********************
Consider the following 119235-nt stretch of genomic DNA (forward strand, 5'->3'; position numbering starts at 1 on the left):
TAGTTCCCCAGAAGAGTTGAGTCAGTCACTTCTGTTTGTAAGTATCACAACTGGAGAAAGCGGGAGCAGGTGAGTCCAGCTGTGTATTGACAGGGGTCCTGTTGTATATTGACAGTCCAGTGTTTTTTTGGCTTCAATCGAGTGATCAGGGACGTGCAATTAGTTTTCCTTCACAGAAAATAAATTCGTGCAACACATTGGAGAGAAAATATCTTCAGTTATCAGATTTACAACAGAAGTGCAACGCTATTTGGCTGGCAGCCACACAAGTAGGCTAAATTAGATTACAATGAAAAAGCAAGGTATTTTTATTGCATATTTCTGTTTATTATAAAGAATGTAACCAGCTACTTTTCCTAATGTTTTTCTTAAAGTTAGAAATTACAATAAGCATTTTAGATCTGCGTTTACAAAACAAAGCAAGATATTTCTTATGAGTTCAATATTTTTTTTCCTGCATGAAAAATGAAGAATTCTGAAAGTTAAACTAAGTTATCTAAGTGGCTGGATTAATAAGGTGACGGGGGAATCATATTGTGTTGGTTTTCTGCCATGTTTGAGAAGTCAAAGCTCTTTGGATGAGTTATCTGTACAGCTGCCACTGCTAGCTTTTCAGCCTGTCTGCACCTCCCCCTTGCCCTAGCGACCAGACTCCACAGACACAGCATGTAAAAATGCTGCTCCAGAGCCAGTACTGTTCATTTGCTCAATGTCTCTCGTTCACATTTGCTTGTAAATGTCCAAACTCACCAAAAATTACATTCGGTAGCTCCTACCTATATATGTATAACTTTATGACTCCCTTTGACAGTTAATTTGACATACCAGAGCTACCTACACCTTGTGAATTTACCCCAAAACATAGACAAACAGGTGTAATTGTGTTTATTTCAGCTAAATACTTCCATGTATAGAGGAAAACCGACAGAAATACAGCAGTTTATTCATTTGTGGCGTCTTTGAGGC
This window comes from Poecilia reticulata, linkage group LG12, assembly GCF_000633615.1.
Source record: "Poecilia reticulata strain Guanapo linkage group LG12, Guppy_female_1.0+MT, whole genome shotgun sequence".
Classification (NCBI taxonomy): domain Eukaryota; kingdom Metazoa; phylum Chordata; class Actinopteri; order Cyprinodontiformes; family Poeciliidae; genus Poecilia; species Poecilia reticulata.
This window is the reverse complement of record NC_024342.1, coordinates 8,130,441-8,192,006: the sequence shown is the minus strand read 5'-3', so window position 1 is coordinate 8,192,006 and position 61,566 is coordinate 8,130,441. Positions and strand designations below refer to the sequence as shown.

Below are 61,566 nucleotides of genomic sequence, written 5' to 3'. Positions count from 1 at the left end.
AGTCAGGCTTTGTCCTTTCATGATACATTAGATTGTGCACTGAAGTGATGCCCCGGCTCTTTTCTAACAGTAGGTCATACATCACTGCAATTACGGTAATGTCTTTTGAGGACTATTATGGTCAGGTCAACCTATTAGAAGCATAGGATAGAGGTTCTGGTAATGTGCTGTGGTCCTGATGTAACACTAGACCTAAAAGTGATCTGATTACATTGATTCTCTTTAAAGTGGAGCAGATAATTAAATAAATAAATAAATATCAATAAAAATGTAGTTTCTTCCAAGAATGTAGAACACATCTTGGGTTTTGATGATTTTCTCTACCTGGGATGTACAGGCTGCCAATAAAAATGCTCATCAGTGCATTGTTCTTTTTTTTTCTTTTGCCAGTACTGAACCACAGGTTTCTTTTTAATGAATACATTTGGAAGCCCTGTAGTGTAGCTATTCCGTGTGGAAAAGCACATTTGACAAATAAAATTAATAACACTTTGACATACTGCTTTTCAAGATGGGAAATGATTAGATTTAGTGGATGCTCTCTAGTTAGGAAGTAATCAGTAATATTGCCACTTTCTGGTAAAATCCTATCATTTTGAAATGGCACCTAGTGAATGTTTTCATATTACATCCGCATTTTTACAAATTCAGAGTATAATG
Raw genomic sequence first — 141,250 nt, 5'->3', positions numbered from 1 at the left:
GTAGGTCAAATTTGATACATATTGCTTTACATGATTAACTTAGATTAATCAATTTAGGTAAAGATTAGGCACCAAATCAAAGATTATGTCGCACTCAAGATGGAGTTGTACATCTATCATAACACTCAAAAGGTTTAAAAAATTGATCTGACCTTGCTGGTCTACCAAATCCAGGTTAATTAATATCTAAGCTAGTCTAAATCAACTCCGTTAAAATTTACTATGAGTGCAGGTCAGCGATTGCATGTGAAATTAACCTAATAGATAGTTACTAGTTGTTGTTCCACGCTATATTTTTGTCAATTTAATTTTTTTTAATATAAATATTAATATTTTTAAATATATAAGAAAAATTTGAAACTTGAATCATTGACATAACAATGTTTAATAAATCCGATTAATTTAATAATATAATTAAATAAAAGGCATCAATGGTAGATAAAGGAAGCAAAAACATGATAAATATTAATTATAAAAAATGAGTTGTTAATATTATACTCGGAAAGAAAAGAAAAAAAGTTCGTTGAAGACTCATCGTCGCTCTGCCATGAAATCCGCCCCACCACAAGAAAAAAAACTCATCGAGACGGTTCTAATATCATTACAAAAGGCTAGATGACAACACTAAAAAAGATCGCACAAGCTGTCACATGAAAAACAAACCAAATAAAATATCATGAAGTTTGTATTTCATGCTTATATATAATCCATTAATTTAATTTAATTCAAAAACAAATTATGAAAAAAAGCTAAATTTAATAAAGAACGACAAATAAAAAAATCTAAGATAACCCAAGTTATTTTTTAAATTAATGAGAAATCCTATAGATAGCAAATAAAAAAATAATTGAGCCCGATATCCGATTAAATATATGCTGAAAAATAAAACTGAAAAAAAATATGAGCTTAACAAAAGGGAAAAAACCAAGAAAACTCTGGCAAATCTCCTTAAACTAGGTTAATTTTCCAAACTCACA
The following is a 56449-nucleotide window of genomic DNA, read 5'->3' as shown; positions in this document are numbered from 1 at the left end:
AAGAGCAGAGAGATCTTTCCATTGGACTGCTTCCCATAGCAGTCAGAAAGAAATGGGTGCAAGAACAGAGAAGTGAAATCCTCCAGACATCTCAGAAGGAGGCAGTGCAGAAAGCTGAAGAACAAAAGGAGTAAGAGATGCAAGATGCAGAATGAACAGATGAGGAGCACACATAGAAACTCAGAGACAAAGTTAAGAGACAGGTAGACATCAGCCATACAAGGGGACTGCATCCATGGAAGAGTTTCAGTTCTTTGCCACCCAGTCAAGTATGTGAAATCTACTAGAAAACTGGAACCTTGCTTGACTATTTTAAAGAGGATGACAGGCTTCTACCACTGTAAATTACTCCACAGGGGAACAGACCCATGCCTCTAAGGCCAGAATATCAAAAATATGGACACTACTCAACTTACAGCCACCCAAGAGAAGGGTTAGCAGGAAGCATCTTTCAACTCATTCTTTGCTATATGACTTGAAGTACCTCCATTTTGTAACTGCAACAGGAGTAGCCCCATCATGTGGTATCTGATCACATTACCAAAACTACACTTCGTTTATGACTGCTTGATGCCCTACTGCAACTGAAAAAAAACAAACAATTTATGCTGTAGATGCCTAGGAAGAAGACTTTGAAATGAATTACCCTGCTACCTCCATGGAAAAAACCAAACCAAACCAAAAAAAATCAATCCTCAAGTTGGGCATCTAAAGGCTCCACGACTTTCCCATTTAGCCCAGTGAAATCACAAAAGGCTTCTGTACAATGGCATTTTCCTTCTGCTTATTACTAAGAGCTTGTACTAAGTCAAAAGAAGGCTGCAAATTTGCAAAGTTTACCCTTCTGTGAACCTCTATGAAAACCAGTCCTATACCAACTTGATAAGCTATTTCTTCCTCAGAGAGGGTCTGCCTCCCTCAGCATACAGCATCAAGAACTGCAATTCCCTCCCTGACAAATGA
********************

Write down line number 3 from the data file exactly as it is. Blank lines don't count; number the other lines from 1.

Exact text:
This window comes from Poecilia reticulata, linkage group LG12, assembly GCF_000633615.1.